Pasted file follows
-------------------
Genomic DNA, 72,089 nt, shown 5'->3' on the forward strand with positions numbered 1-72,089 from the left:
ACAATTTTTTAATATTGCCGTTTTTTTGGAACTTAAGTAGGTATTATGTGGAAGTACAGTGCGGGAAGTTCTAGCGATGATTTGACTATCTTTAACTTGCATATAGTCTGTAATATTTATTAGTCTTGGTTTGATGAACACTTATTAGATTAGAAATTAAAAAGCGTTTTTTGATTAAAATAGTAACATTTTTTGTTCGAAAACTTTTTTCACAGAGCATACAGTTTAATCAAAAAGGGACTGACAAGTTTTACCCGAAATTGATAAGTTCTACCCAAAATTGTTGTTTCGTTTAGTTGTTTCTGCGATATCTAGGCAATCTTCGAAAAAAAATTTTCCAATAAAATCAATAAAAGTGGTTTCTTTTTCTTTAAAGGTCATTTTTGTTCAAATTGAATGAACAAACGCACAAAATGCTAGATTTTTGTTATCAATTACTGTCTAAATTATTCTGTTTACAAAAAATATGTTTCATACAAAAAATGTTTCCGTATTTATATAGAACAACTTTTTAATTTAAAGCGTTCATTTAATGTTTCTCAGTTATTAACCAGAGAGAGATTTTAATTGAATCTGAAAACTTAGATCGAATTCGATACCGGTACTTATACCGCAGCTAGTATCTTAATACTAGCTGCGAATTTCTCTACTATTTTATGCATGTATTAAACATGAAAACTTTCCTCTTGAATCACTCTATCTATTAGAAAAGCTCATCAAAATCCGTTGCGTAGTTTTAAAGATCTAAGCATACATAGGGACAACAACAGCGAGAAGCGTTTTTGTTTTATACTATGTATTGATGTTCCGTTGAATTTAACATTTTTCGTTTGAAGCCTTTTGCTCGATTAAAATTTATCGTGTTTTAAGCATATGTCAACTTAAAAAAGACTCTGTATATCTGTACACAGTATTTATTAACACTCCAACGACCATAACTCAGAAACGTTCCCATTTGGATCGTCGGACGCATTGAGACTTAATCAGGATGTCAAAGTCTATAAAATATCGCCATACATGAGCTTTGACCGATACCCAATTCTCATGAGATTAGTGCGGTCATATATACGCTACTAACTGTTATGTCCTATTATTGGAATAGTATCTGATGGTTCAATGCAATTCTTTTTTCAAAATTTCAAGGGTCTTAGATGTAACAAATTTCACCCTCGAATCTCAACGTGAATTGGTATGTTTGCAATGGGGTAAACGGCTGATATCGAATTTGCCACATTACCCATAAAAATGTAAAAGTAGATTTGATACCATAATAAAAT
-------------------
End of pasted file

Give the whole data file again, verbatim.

Genomic DNA, 72,089 nt, shown 5'->3' on the forward strand with positions numbered 1-72,089 from the left:
ACAATTTTTTAATATTGCCGTTTTTTTGGAACTTAAGTAGGTATTATGTGGAAGTACAGTGCGGGAAGTTCTAGCGATGATTTGACTATCTTTAACTTGCATATAGTCTGTAATATTTATTAGTCTTGGTTTGATGAACACTTATTAGATTAGAAATTAAAAAGCGTTTTTTGATTAAAATAGTAACATTTTTTGTTCGAAAACTTTTTTCACAGAGCATACAGTTTAATCAAAAAGGGACTGACAAGTTTTACCCGAAATTGATAAGTTCTACCCAAAATTGTTGTTTCGTTTAGTTGTTTCTGCGATATCTAGGCAATCTTCGAAAAAAAATTTTCCAATAAAATCAATAAAAGTGGTTTCTTTTTCTTTAAAGGTCATTTTTGTTCAAATTGAATGAACAAACGCACAAAATGCTAGATTTTTGTTATCAATTACTGTCTAAATTATTCTGTTTACAAAAAATATGTTTCATACAAAAAATGTTTCCGTATTTATATAGAACAACTTTTTAATTTAAAGCGTTCATTTAATGTTTCTCAGTTATTAACCAGAGAGAGATTTTAATTGAATCTGAAAACTTAGATCGAATTCGATACCGGTACTTATACCGCAGCTAGTATCTTAATACTAGCTGCGAATTTCTCTACTATTTTATGCATGTATTAAACATGAAAACTTTCCTCTTGAATCACTCTATCTATTAGAAAAGCTCATCAAAATCCGTTGCGTAGTTTTAAAGATCTAAGCATACATAGGGACAACAACAGCGAGAAGCGTTTTTGTTTTATACTATGTATTGATGTTCCGTTGAATTTAACATTTTTCGTTTGAAGCCTTTTGCTCGATTAAAATTTATCGTGTTTTAAGCATATGTCAACTTAAAAAAGACTCTGTATATCTGTACACAGTATTTATTAACACTCCAACGACCATAACTCAGAAACGTTCCCATTTGGATCGTCGGACGCATTGAGACTTAATCAGGATGTCAAAGTCTATAAAATATCGCCATACATGAGCTTTGACCGATACCCAATTCTCATGAGATTAGTGCGGTCATATATACGCTACTAACTGTTATGTCCTATTATTGGAATAGTATCTGATGGTTCAATGCAATTCTTTTTTCAAAATTTCAAGGGTCTTAGATGTAACAAATTTCACCCTCGAATCTCAACGTGAATTGGTATGTTTGCAATGGGGTAAACGGCTGATATCGAATTTGCCACATTACCCATAAAAATGTAAAAGTAGATTTGATACCATAATAAAAT